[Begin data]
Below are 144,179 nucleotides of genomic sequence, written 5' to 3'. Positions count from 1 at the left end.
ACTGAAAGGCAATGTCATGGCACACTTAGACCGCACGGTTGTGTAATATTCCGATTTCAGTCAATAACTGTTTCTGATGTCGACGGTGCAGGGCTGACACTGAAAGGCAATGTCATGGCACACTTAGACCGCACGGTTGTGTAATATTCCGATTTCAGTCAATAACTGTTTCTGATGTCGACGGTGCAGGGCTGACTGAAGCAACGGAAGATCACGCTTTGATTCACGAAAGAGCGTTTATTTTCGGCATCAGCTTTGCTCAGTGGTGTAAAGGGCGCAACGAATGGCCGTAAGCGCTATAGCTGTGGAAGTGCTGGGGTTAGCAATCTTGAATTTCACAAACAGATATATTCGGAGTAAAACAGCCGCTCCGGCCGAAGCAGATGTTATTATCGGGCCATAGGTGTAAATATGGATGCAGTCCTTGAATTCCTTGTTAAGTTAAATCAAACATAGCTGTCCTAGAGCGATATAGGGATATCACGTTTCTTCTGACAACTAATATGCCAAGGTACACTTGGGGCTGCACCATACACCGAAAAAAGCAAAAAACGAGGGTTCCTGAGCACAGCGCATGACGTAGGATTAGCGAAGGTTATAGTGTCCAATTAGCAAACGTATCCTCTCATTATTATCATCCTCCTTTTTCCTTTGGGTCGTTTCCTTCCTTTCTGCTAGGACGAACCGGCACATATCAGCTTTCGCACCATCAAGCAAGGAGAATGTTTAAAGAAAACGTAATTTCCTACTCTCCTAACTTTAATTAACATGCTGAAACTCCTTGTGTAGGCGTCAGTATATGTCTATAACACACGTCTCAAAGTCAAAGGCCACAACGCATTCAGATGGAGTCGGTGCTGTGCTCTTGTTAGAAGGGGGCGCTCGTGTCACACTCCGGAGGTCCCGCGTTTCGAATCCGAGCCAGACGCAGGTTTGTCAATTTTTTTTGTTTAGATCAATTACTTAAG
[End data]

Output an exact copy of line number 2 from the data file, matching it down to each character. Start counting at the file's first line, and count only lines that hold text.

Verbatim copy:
ACTGAAAGGCAATGTCATGGCACACTTAGACCGCACGGTTGTGTAATATTCCGATTTCAGTCAATAACTGTTTCTGATGTCGACGGTGCAGGGCTGACACTGAAAGGCAATGTCATGGCACACTTAGACCGCACGGTTGTGTAATATTCCGATTTCAGTCAATAACTGTTTCTGATGTCGACGGTGCAGGGCTGACTGAAGCAACGGAAGATCACGCTTTGATTCACGAAAGAGCGTTTATTTTCGGCATCAGCTTTGCTCAGTGGTGTAAAGGGCGCAACGAATGGCCGTAAGCGCTATAGCTGTGGAAGTGCTGGGGTTAGCAATCTTGAATTTCACAAACAGATATATTCGGAGTAAAACAGCCGCTCCGGCCGAAGCAGATGTTATTATCGGGCCATAGGTGTAAATATGGATGCAGTCCTTGAATTCCTTGTTAAGTTAAATCAAACATAGCTGTCCTAGAGCGATATAGGGATATCACGTTTCTTCTGACAACTAATATGCCAAGGTACACTTGGGGCTGCACCATACACCGAAAAAAGCAAAAAACGAGGGTTCCTGAGCACAGCGCATGACGTAGGATTAGCGAAGGTTATAGTGTCCAATTAGCAAACGTATCCTCTCATTATTATCATCCTCCTTTTTCCTTTGGGTCGTTTCCTTCCTTTCTGCTAGGACGAACCGGCACATATCAGCTTTCGCACCATCAAGCAAGGAGAATGTTTAAAGAAAACGTAATTTCCTACTCTCCTAACTTTAATTAACATGCTGAAACTCCTTGTGTAGGCGTCAGTATATGTCTATAACACACGTCTCAAAGTCAAAGGCCACAACGCATTCAGATGGAGTCGGTGCTGTGCTCTTGTTAGAAGGGGGCGCTCGTGTCACACTCCGGAGGTCCCGCGTTTCGAATCCGAGCCAGACGCAGGTTTGTCAATTTTTTTTGTTTAGATCAATTACTTAAG